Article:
His competition isn’t the multiplex, which shows spectaculars on most screens: The library will never be the place to see “Star Wars: The Force Awakens.” (You couldn’t, in any case. Although the Char-Meck system has a public performance agreement with virtually every studio, Twentieth Century Fox remains a holdout.)

Instead, he’s trying to overcome the inertia that keeps people at home when they could be seeing a “Singin’ in the Rain” or a “Day for Night” the way directors intended: not just on a larger screen than a home system has, but in a community sharing laughter or sighs.

(He realizes the renovation money wasn’t spent entirely or even mainly on his behalf: Groups regularly rent the auditorium for conferences, and they couldn’t do high-tech webinars or live internet presentations with the old equipment.)

Shapiro belongs to the generation that was in high school during the great wave of independent American filmmaking in the 1970s. He graduated from Garinger, then got a bachelor of arts in English from Hunter College in New York. He taught in that city for a couple of years, came back to Charlotte, joined the library and eventually earned a graduate degree in library science from the University of South Carolina.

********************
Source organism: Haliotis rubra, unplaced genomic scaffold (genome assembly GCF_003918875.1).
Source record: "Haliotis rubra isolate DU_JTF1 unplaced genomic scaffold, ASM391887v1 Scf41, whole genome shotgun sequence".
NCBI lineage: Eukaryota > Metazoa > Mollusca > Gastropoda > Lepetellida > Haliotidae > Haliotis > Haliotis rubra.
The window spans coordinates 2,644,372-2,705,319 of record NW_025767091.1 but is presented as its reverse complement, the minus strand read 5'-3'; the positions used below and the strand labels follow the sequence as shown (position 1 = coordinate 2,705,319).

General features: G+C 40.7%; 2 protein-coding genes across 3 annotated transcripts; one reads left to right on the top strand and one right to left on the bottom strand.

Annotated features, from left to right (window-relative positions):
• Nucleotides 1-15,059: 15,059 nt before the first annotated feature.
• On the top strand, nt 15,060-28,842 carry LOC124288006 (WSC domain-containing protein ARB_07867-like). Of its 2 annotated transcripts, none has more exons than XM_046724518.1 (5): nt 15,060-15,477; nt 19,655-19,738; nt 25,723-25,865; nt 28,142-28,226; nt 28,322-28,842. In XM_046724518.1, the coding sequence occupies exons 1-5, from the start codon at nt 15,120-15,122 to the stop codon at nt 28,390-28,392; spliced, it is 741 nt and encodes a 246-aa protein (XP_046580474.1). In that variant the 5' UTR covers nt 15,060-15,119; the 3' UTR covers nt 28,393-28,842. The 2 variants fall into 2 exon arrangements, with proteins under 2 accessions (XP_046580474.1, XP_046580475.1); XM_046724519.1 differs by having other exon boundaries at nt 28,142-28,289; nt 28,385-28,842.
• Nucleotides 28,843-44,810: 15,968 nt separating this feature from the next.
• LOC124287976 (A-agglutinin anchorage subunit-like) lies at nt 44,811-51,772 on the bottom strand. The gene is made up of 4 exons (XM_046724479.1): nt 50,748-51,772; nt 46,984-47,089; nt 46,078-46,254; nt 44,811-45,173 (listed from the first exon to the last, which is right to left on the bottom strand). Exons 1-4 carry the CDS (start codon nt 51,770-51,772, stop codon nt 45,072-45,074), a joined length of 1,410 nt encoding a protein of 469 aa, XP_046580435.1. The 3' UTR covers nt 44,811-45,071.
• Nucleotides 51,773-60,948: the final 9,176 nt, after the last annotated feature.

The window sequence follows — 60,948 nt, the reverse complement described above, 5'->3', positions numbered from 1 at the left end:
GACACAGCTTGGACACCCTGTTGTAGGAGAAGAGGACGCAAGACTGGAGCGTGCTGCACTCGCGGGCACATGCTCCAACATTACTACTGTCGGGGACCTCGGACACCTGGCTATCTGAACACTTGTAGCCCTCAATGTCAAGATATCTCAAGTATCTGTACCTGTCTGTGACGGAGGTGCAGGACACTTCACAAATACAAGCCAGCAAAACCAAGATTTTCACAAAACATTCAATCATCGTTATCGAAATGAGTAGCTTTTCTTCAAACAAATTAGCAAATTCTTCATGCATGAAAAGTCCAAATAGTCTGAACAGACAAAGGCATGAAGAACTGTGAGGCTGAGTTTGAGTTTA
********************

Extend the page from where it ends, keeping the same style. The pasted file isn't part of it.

To make sure library patrons get the richest experience, he buys new Blu-Rays or DVDs for his events; they go into the library’s catalog afterward. Sometimes he’s part of big projects; he’ll show the 1931 “Frankenstein” and Mel Brooks’ “Young Frankenstein” in October, to go along with the library’s countywide Community Read. (The book everyone will discuss? Mary Shelley’s “Frankenstein,” which differs from every movie version – including the 1994 film “Mary Shelley’s Frankenstein.”)

Though Shapiro’s in his 30th year as a county employee, he has no plans to retire. Who then would program “The Godfather,” which inexplicably has never turned up in one of his library film series? Or Preston Sturges’ screwball comedy “The Miracle of Morgan’s Creek”? Or the films of Ernst Lubitsch, wryly sophisticated writer-director of romantic triangles and quadrangles? Or Italian movies from “The Bicycle Thief” to “Amarcord”?

“There’s a lot of stuff left to show,” he says. “I have to keep finding reasons for people to get off the couch and into their cars to come down here.”

Toppman: 704-358-5232

‘Hollywood Shoots Itself’